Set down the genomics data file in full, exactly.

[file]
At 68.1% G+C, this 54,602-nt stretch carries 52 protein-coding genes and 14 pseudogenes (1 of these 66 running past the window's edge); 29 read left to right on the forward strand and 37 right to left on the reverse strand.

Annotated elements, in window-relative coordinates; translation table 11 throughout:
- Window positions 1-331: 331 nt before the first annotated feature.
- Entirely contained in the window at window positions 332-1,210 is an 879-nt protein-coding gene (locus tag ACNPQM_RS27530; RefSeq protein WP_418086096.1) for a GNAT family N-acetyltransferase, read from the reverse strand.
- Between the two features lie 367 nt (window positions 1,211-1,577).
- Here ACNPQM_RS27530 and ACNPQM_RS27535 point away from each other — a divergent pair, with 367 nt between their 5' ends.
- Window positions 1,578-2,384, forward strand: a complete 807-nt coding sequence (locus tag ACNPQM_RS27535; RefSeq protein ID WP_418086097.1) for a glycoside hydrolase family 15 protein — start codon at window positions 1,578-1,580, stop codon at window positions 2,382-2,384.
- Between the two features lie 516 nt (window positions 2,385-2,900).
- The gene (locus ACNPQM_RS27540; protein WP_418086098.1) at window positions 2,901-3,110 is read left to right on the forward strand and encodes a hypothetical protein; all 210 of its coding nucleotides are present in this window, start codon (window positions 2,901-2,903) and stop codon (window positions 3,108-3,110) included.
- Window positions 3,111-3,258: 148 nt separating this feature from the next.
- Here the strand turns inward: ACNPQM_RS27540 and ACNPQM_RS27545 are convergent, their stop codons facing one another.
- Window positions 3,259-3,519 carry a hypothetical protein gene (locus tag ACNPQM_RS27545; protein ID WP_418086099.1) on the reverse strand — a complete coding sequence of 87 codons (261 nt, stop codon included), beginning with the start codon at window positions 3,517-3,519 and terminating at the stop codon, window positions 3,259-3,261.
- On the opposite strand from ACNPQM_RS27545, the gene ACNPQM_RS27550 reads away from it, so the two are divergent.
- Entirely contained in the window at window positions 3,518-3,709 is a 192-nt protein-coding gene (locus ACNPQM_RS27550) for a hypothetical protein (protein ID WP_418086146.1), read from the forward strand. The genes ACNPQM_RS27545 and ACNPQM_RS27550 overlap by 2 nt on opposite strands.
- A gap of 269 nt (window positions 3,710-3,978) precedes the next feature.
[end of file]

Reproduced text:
At 68.1% G+C, this 54,602-nt stretch carries 52 protein-coding genes and 14 pseudogenes (1 of these 66 running past the window's edge); 29 read left to right on the forward strand and 37 right to left on the reverse strand.

Annotated elements, in window-relative coordinates; translation table 11 throughout:
- Window positions 1-331: 331 nt before the first annotated feature.
- Entirely contained in the window at window positions 332-1,210 is an 879-nt protein-coding gene (locus tag ACNPQM_RS27530; RefSeq protein WP_418086096.1) for a GNAT family N-acetyltransferase, read from the reverse strand.
- Between the two features lie 367 nt (window positions 1,211-1,577).
- Here ACNPQM_RS27530 and ACNPQM_RS27535 point away from each other — a divergent pair, with 367 nt between their 5' ends.
- Window positions 1,578-2,384, forward strand: a complete 807-nt coding sequence (locus tag ACNPQM_RS27535; RefSeq protein ID WP_418086097.1) for a glycoside hydrolase family 15 protein — start codon at window positions 1,578-1,580, stop codon at window positions 2,382-2,384.
- Between the two features lie 516 nt (window positions 2,385-2,900).
- The gene (locus ACNPQM_RS27540; protein WP_418086098.1) at window positions 2,901-3,110 is read left to right on the forward strand and encodes a hypothetical protein; all 210 of its coding nucleotides are present in this window, start codon (window positions 2,901-2,903) and stop codon (window positions 3,108-3,110) included.
- Window positions 3,111-3,258: 148 nt separating this feature from the next.
- Here the strand turns inward: ACNPQM_RS27540 and ACNPQM_RS27545 are convergent, their stop codons facing one another.
- Window positions 3,259-3,519 carry a hypothetical protein gene (locus tag ACNPQM_RS27545; protein ID WP_418086099.1) on the reverse strand — a complete coding sequence of 87 codons (261 nt, stop codon included), beginning with the start codon at window positions 3,517-3,519 and terminating at the stop codon, window positions 3,259-3,261.
- On the opposite strand from ACNPQM_RS27545, the gene ACNPQM_RS27550 reads away from it, so the two are divergent.
- Entirely contained in the window at window positions 3,518-3,709 is a 192-nt protein-coding gene (locus ACNPQM_RS27550) for a hypothetical protein (protein ID WP_418086146.1), read from the forward strand. The genes ACNPQM_RS27545 and ACNPQM_RS27550 overlap by 2 nt on opposite strands.
- A gap of 269 nt (window positions 3,710-3,978) precedes the next feature.